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A Message about Covid-19

We thank you for your patience during this trying time. We are still open for business with reduced hours and staff.

Our new hours:
Monday - Friday: 8am to 1pm

Phone Number:
(302) 648-2099

When calling the office, please leave a message if someone is not available to answer your call. We apologize for the inconvenience in this matter and look forward to getting back to normal soon.

Please stay safe and healthy!

Our Specialties

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Internal Medicine

Internal Medicine is a primary specialty that deals with the prevention, diagnosis and treatment of adult diseases. Physicians that practice this specialty are referred to as Internists or Primary Care Physicians (PCP). Internists are trained to solve diagnostic problems, interpret diagnostic tests, handle chronic illnesses and multi-system disease processes. Primary care physicians, coordinate with other subspecialist's to manage patients’ care and any difficult medical problems that are associated with that care. PCPs also counsel and educate patients on safe health behaviors, self-care skills and treatment options, and provide screening tests and immunizations.

Sleep Medicine

Sleep Medicine is the medical subspecialty devoted to the diagnosis and therapy of sleep disturbances and disorders. Many sleep disorders present with similar symptoms such as excessive daytime sleepiness (EDS), which in the absence of sleep deprivation, can be caused by a treatable sleep disorder such as obstructive sleep apnea (OSA), narcolepsy, or circadian rhythm disturbances. EDS is quantified by the use of the Epworth Sleepiness Scale (ESS). Insomnia is also a common problem seen in sleep medicine that can have a variety of causes both physical and mental.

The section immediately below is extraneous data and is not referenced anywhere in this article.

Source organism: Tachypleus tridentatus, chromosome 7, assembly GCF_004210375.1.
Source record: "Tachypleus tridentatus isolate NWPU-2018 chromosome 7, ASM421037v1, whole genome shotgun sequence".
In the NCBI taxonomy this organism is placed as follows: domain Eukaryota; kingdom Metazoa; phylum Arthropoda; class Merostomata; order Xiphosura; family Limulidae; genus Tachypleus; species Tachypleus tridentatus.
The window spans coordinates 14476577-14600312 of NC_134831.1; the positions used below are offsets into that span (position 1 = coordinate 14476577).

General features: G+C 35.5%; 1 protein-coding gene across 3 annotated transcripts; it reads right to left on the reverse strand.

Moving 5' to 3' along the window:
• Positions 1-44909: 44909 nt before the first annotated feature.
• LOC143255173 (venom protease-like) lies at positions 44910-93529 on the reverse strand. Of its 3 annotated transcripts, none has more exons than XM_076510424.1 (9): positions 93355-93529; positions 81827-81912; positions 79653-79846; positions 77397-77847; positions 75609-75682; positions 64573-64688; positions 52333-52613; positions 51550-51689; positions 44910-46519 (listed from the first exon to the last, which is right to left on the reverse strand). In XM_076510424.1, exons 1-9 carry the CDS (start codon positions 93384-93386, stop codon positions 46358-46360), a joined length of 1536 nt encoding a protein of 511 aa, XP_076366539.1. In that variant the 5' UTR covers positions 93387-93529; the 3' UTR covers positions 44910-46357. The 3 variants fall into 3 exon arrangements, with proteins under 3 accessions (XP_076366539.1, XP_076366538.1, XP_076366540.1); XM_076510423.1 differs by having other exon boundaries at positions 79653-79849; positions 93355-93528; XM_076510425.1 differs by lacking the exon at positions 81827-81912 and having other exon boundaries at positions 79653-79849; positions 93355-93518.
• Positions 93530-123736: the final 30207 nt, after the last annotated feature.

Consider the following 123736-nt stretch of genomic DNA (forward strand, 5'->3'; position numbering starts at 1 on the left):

During a consultation, a detailed history is taken from the patient. This includes information about their normal sleep schedule, sleep hygiene habits, environmental factors and social behaviors.  The Epworth Sleepiness Scale (ESS) is completed, which gives an indication of excessive daytime sleepiness and can correlate with the degree of sleep apnea as well as being used as a marker for success of therapy. A sleep diary provides a subjective account of patients sleep.  It is a valuable tool to help gather information on sleep habits, sleep schedules and to track progress though treatment. If appropriate, an order for a nocturnal polysomnography (NPSG), or sleep study, is given to diagnose OSA, narcolepsy or illustrate parasomnias such as Restless Legs Syndrome (RLS) or bruxism.  Management in the varying situations can differ greatly and cannot be undertaken without a correct diagnosis.

You can read more about common sleep disorders on